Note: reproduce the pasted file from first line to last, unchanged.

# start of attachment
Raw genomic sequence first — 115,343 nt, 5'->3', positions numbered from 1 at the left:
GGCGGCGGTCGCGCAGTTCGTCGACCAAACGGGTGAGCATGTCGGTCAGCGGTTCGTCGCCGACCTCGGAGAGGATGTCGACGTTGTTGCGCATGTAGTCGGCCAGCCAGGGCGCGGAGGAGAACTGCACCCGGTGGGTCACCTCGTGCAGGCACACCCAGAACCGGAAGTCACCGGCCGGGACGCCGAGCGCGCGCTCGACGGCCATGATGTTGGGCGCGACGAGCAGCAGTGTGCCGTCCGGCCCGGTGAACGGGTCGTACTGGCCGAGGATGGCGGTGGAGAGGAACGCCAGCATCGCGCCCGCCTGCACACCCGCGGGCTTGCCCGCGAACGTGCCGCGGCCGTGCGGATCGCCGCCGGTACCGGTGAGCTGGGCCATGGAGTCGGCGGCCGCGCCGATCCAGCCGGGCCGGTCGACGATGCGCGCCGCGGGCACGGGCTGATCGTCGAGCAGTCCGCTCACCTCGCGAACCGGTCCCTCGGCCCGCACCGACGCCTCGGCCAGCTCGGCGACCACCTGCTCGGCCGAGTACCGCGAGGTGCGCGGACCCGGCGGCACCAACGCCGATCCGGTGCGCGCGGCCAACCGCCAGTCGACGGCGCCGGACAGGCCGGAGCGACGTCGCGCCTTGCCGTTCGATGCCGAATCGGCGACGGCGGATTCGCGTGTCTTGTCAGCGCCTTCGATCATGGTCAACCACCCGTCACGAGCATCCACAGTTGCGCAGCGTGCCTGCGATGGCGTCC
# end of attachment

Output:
Raw genomic sequence first — 115,343 nt, 5'->3', positions numbered from 1 at the left:
GGCGGCGGTCGCGCAGTTCGTCGACCAAACGGGTGAGCATGTCGGTCAGCGGTTCGTCGCCGACCTCGGAGAGGATGTCGACGTTGTTGCGCATGTAGTCGGCCAGCCAGGGCGCGGAGGAGAACTGCACCCGGTGGGTCACCTCGTGCAGGCACACCCAGAACCGGAAGTCACCGGCCGGGACGCCGAGCGCGCGCTCGACGGCCATGATGTTGGGCGCGACGAGCAGCAGTGTGCCGTCCGGCCCGGTGAACGGGTCGTACTGGCCGAGGATGGCGGTGGAGAGGAACGCCAGCATCGCGCCCGCCTGCACACCCGCGGGCTTGCCCGCGAACGTGCCGCGGCCGTGCGGATCGCCGCCGGTACCGGTGAGCTGGGCCATGGAGTCGGCGGCCGCGCCGATCCAGCCGGGCCGGTCGACGATGCGCGCCGCGGGCACGGGCTGATCGTCGAGCAGTCCGCTCACCTCGCGAACCGGTCCCTCGGCCCGCACCGACGCCTCGGCCAGCTCGGCGACCACCTGCTCGGCCGAGTACCGCGAGGTGCGCGGACCCGGCGGCACCAACGCCGATCCGGTGCGCGCGGCCAACCGCCAGTCGACGGCGCCGGACAGGCCGGAGCGACGTCGCGCCTTGCCGTTCGATGCCGAATCGGCGACGGCGGATTCGCGTGTCTTGTCAGCGCCTTCGATCATGGTCAACCACCCGTCACGAGCATCCACAGTTGCGCAGCGTGCCTGCGATGGCGTCC